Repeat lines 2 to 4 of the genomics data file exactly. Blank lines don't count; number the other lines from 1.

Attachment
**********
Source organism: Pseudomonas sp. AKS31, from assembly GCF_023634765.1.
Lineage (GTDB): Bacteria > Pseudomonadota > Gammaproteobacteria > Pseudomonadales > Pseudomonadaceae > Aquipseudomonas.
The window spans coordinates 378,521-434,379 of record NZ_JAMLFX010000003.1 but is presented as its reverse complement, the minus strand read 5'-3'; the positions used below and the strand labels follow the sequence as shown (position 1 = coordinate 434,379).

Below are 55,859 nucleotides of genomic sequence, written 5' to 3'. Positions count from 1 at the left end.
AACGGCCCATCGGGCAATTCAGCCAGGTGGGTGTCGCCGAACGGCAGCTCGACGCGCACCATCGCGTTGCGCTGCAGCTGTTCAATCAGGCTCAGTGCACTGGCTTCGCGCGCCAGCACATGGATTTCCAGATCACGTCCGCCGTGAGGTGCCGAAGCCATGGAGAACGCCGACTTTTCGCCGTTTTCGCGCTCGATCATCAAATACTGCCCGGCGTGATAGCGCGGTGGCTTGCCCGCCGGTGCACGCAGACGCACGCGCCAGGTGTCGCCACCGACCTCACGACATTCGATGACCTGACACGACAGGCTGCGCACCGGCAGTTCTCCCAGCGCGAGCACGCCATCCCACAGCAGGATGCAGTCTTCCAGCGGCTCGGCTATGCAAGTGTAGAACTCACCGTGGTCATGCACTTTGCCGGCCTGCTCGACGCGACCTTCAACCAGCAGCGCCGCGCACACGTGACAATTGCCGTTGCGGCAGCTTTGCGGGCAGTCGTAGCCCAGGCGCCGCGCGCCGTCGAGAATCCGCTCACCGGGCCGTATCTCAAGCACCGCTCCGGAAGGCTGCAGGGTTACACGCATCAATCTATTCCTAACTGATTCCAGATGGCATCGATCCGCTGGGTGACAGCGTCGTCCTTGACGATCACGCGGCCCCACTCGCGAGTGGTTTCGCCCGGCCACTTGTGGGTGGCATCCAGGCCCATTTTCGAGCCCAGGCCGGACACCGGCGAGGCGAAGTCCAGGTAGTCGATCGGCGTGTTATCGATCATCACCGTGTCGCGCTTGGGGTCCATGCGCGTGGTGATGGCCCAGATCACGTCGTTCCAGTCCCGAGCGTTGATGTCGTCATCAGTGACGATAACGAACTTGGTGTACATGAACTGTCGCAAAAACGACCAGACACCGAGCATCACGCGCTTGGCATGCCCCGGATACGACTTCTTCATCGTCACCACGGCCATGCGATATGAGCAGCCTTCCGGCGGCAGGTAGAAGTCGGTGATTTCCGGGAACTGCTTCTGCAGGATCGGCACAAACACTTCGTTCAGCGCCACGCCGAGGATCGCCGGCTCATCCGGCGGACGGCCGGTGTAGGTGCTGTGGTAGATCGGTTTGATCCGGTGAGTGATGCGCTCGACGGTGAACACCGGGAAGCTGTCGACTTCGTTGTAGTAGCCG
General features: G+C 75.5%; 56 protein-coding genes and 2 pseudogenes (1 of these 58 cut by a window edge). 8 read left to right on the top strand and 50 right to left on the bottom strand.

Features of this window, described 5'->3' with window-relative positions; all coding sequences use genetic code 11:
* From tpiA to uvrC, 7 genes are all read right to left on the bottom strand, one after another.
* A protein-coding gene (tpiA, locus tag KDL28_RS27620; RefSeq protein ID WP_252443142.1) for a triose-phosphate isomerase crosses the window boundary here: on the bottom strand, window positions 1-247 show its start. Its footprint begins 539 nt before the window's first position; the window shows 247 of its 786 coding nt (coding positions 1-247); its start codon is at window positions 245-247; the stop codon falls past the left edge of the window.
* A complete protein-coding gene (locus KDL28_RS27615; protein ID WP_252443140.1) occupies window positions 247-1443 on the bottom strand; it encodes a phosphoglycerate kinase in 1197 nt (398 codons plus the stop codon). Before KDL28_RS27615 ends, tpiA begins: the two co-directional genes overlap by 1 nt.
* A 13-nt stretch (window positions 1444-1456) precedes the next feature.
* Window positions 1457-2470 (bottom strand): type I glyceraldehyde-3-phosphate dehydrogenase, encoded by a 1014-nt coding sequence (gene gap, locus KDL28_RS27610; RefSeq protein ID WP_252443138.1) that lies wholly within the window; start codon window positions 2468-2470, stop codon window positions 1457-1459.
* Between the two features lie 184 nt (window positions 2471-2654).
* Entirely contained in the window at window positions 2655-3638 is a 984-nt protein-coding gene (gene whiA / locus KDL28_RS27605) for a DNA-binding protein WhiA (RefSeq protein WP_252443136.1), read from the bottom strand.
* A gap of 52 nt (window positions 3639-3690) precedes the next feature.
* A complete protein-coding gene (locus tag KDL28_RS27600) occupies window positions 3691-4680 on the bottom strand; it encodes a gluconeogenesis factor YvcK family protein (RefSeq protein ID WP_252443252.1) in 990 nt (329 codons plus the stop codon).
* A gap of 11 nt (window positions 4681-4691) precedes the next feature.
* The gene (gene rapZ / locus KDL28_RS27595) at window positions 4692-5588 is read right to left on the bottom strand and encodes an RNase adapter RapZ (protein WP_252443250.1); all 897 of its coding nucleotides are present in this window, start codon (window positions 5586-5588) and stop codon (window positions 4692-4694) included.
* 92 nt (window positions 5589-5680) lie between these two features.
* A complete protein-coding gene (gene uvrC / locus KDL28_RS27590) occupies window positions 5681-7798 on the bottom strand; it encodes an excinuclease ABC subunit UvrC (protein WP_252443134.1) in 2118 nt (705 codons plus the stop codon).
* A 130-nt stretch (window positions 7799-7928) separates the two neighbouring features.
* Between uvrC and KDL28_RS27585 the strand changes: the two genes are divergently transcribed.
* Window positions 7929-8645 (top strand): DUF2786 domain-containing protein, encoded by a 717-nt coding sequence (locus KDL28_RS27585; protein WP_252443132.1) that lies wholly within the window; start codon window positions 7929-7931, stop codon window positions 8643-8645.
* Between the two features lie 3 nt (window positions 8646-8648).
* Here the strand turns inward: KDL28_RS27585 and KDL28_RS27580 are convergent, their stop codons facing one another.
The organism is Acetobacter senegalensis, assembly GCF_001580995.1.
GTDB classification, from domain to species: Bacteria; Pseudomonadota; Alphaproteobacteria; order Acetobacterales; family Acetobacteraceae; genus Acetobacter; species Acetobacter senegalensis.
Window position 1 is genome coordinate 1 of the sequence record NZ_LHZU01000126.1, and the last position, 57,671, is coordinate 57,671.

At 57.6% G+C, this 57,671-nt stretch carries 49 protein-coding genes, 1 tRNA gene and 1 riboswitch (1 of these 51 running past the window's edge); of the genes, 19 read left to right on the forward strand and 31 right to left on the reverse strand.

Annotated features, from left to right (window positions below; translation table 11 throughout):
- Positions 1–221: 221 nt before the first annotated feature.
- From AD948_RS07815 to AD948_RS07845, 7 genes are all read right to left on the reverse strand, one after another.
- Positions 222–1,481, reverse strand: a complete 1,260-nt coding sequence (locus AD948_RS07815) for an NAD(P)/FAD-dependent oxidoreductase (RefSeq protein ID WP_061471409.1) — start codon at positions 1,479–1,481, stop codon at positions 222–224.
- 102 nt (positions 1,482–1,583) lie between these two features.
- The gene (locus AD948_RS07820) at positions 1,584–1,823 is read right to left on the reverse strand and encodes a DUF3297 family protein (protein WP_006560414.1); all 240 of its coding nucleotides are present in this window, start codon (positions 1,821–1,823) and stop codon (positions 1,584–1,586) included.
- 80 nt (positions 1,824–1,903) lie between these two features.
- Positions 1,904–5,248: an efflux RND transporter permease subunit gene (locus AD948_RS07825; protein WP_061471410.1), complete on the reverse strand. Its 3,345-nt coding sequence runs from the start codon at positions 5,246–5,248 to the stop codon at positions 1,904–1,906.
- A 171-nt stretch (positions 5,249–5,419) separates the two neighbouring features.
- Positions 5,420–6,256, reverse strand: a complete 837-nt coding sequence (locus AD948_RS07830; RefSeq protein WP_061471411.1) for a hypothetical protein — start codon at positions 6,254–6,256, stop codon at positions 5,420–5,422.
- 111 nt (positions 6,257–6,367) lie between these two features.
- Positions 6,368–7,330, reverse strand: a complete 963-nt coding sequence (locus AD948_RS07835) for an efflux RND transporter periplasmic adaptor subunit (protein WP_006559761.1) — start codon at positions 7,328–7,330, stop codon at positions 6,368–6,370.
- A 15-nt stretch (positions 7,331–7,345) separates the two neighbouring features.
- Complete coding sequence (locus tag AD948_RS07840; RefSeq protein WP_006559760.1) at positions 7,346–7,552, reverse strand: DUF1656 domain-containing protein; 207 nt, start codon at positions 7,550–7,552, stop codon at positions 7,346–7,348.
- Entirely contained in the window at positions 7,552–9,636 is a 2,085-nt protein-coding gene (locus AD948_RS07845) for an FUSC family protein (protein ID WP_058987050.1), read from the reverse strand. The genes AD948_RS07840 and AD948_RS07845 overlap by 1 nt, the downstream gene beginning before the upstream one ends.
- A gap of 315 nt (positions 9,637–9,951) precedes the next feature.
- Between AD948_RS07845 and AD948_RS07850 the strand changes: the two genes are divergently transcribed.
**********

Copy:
Lineage (GTDB): Bacteria > Pseudomonadota > Gammaproteobacteria > Pseudomonadales > Pseudomonadaceae > Aquipseudomonas.
The window spans coordinates 378,521-434,379 of record NZ_JAMLFX010000003.1 but is presented as its reverse complement, the minus strand read 5'-3'; the positions used below and the strand labels follow the sequence as shown (position 1 = coordinate 434,379).

Below are 55,859 nucleotides of genomic sequence, written 5' to 3'. Positions count from 1 at the left end.